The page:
The mission of Psychological Operations is to influence the behavior of foreign target audiences (TAs) to support United States (U.S.) national objectives. Psychological Operations(PSYOP) are planned operations to convey selected information and indicators to foreign audiences to influence the emotions, motives, objective reasoning, and ultimately the behavior of foreign governments, organizations, groups, and individuals (JP 3-53, Joint Doctrine for Joint Psychological Operations). Behavioral change is at the root of the PSYOP mission. Although concerned with the mental process of foreign TAs, it is the observable modification of foreign TA behavior that determines the mission success of PSYOP. It is this link between influence and behavior that distinguished PSYOP from other capabilities and activities of information operations (IO) and related components such as public affairs.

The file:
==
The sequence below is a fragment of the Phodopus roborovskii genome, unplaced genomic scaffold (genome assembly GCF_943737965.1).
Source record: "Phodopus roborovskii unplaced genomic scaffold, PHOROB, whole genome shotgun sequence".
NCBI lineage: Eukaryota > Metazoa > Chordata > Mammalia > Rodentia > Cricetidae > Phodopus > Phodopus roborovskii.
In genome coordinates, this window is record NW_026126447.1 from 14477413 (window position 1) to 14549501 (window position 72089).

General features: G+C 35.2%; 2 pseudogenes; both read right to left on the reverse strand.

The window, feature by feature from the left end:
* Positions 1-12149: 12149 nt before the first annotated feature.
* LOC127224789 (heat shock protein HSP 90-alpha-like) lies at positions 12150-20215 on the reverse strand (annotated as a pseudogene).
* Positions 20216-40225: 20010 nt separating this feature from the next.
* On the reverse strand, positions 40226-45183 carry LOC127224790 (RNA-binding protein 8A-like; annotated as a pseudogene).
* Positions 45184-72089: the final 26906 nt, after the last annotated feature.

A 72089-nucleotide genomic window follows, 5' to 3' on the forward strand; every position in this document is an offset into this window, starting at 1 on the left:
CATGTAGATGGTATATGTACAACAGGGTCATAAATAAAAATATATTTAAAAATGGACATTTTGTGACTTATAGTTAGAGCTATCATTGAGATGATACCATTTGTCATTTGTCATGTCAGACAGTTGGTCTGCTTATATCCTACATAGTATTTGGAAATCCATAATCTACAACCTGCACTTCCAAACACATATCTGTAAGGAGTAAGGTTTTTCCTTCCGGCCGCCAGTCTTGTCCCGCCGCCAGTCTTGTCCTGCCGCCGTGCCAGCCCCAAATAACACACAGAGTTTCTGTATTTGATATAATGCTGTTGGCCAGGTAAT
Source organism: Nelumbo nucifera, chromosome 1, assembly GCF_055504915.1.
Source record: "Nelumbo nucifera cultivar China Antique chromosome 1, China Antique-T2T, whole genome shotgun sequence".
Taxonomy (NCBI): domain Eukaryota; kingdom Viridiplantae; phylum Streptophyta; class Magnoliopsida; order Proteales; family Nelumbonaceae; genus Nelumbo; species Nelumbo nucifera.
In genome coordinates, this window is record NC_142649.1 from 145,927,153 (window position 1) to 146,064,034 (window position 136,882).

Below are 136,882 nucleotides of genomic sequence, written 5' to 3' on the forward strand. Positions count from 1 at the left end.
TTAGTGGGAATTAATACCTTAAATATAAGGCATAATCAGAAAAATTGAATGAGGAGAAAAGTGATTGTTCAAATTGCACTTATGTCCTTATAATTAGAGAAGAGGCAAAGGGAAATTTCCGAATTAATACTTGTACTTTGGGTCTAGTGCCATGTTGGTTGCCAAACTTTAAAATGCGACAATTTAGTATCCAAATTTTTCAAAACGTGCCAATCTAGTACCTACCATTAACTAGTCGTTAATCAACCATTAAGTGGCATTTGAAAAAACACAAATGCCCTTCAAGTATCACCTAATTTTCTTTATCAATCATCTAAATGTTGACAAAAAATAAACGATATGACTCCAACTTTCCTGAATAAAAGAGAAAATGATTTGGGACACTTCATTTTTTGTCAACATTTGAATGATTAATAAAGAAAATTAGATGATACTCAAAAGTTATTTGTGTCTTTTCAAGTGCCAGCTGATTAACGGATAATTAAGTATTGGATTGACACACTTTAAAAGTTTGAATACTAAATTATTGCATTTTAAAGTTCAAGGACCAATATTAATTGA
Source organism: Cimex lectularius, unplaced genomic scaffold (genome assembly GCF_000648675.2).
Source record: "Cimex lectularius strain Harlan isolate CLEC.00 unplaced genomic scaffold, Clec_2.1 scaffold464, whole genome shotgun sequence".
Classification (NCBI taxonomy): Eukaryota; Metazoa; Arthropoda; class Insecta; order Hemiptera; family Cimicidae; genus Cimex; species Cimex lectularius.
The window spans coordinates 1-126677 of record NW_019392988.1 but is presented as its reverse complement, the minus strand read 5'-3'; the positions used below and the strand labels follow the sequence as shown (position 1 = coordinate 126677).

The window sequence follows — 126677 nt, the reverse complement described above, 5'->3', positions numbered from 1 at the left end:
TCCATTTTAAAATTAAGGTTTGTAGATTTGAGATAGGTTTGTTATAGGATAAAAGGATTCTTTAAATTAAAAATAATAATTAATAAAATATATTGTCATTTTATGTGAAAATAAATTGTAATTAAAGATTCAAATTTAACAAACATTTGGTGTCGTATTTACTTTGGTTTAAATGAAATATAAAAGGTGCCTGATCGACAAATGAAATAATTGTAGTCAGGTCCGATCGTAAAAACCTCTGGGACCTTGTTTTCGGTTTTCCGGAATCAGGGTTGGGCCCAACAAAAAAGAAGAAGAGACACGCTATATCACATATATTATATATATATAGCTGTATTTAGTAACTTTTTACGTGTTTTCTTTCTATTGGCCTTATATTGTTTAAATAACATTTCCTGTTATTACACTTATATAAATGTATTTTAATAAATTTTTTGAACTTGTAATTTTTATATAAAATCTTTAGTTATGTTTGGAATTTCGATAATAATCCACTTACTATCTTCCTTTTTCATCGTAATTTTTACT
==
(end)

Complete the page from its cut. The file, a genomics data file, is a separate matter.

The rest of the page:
This Soldier training publication (STP) is for Skill Levels 1 through 4 Soldiers holding the military occupational specialty (MOS) 37F, Psychological Operations Specialist. It contains standardized training objectives in the form of task summaries to train critical tasks that support unit missions. All Soldiers holding MOS 37F should have access to this publication. This publication applies to the Active Army, the Army National Guard (ARNG)/Army National Guard of the United States (ARNGUS), and the United States Army Reserve (USAR) unless otherwise stated.